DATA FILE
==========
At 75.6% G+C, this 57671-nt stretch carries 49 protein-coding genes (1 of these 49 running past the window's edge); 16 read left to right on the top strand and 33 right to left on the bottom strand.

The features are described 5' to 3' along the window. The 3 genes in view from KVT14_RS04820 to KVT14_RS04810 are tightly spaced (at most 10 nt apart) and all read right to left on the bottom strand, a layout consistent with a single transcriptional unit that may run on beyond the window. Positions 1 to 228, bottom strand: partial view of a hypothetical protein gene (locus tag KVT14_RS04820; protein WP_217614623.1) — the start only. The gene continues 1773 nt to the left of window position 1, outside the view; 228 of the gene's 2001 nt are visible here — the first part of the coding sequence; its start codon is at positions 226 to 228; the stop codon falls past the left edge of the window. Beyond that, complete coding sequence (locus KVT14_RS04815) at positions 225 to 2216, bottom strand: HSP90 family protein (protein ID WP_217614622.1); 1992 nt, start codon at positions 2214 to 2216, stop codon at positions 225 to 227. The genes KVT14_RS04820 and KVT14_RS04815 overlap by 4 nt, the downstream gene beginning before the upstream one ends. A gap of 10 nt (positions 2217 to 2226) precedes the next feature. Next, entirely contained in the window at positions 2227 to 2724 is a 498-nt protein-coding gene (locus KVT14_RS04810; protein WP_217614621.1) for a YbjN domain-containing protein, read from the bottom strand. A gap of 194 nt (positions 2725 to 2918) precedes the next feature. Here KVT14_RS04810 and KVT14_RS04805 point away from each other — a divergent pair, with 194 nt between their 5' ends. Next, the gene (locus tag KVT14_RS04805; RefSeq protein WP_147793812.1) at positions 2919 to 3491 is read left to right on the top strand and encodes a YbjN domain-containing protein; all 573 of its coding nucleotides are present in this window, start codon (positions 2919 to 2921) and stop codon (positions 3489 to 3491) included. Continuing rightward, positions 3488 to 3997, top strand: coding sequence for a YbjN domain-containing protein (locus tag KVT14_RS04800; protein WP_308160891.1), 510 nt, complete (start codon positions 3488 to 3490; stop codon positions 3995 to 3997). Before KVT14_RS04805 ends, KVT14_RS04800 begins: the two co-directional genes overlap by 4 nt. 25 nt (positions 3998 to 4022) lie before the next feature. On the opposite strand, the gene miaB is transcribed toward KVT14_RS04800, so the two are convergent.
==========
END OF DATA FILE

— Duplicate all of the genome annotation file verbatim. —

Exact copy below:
At 75.6% G+C, this 57671-nt stretch carries 49 protein-coding genes (1 of these 49 running past the window's edge); 16 read left to right on the top strand and 33 right to left on the bottom strand.

The features are described 5' to 3' along the window. The 3 genes in view from KVT14_RS04820 to KVT14_RS04810 are tightly spaced (at most 10 nt apart) and all read right to left on the bottom strand, a layout consistent with a single transcriptional unit that may run on beyond the window. Positions 1 to 228, bottom strand: partial view of a hypothetical protein gene (locus tag KVT14_RS04820; protein WP_217614623.1) — the start only. The gene continues 1773 nt to the left of window position 1, outside the view; 228 of the gene's 2001 nt are visible here — the first part of the coding sequence; its start codon is at positions 226 to 228; the stop codon falls past the left edge of the window. Beyond that, complete coding sequence (locus KVT14_RS04815) at positions 225 to 2216, bottom strand: HSP90 family protein (protein ID WP_217614622.1); 1992 nt, start codon at positions 2214 to 2216, stop codon at positions 225 to 227. The genes KVT14_RS04820 and KVT14_RS04815 overlap by 4 nt, the downstream gene beginning before the upstream one ends. A gap of 10 nt (positions 2217 to 2226) precedes the next feature. Next, entirely contained in the window at positions 2227 to 2724 is a 498-nt protein-coding gene (locus KVT14_RS04810; protein WP_217614621.1) for a YbjN domain-containing protein, read from the bottom strand. A gap of 194 nt (positions 2725 to 2918) precedes the next feature. Here KVT14_RS04810 and KVT14_RS04805 point away from each other — a divergent pair, with 194 nt between their 5' ends. Next, the gene (locus tag KVT14_RS04805; RefSeq protein WP_147793812.1) at positions 2919 to 3491 is read left to right on the top strand and encodes a YbjN domain-containing protein; all 573 of its coding nucleotides are present in this window, start codon (positions 2919 to 2921) and stop codon (positions 3489 to 3491) included. Continuing rightward, positions 3488 to 3997, top strand: coding sequence for a YbjN domain-containing protein (locus tag KVT14_RS04800; protein WP_308160891.1), 510 nt, complete (start codon positions 3488 to 3490; stop codon positions 3995 to 3997). Before KVT14_RS04805 ends, KVT14_RS04800 begins: the two co-directional genes overlap by 4 nt. 25 nt (positions 3998 to 4022) lie before the next feature. On the opposite strand, the gene miaB is transcribed toward KVT14_RS04800, so the two are convergent.